Telkom wins leave to appeal in Mzanzi case
Telkom has been granted leave to appeal in its dispute with ZTE Mzanzi, allowing it to continue with a multibillion-rand project to upgrade its access network. By Duncan McLeod.
Fixed-line telecommunications operator Telkom was on Wednesday granted leave to appeal by the high court in Pretoria in a case brought against it by ZTE Mzanzi. A court interdict preventing it from continuing with work on a multibillion-rand project to modernise its access network into homes and businesses has been suspended pending the appeal.
Mzanzi, which is 40% owned by China’s ZTE, was granted the urgent interdict last month, which prevented Telkom from proceeding with work on the project with its chosen suppliers, Alcatel-Lucent and Huawei. ZTE fell out with Mzanzi over the interdict and informed it that it was cancelling its partnership agreements with the black-controlled SA company.
A Telkom spokesman confirms to TechCentral that the company has been given leave to appeal against the decision and that it may now resume work on the project. Its appeal will be heard by the supreme court of appeal in Bloemfontein. The operator says it will issue a more detailed statement to the media later on Wednesday.
The Telkom project — which could be worth as much as R13bn over five years — is being undertaken to upgrade the company’s access network, taking fibre closer to homes and businesses. This will allow the operator to offer much faster broadband connections to end users and compete more effectively against next-generation mobile broadband alternatives.
But Mzanzi took exception to Telkom’s decision to award the contract to Huawei and Alcatel-Lucent, saying the operator’s management team had failed to follow internal tender procedures and was to blame for the court interdict that prevented it from continuing with work on the project.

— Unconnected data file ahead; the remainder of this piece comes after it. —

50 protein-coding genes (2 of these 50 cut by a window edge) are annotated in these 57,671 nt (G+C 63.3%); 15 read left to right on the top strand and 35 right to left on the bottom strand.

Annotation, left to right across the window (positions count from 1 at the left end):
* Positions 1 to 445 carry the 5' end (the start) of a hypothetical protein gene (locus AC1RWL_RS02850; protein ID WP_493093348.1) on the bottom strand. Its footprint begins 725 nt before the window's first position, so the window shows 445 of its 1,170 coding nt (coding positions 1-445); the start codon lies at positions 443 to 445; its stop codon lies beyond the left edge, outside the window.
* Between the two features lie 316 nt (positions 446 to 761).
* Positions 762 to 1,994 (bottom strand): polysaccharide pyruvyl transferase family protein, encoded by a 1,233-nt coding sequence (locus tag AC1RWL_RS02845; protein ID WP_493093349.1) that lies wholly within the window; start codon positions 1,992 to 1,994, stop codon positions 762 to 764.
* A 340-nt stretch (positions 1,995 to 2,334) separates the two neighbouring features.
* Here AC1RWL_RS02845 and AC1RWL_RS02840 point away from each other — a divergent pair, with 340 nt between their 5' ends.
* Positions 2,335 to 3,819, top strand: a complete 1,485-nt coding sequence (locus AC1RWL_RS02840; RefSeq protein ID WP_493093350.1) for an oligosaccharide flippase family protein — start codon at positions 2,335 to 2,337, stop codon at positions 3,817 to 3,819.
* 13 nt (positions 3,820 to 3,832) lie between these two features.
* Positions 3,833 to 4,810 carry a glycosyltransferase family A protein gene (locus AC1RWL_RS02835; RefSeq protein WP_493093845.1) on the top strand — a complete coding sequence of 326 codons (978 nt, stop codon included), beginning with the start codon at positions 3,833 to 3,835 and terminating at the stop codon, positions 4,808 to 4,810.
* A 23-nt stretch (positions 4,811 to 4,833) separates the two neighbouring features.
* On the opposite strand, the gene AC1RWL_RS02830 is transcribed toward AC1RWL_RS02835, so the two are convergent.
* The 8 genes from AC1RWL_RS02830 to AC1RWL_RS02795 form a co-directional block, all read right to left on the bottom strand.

Meanwhile, the high court last Thursday found that ZTE could not summarily terminate its partnership agreements with Mzanzi and that the matter should go to arbitration. Mzanzi CEO Tumi Magasa says this is a victory for his company as it’s the decision it wanted from the court.
Mzanzi has been given 30 days (from last Thursday’s judgment) to lodge papers with the International Chamber of Commerce in Mauritius. If it fails to do so, the agreements will be automatically terminated, says ZTE SA CEO Cris Fuentes.
The order was given verbally by the court, with a written judgment expected to follow in the next few days.
The high court decided that the agreements between ZTE and Mzanzi must remain in effect to allow Mzanzi to bid for new business, including an upcoming and potentially lucrative network modernisation tender to be awarded by state-owned telecoms company Broadband Infraco. — (c) 2012 NewsCentral Media
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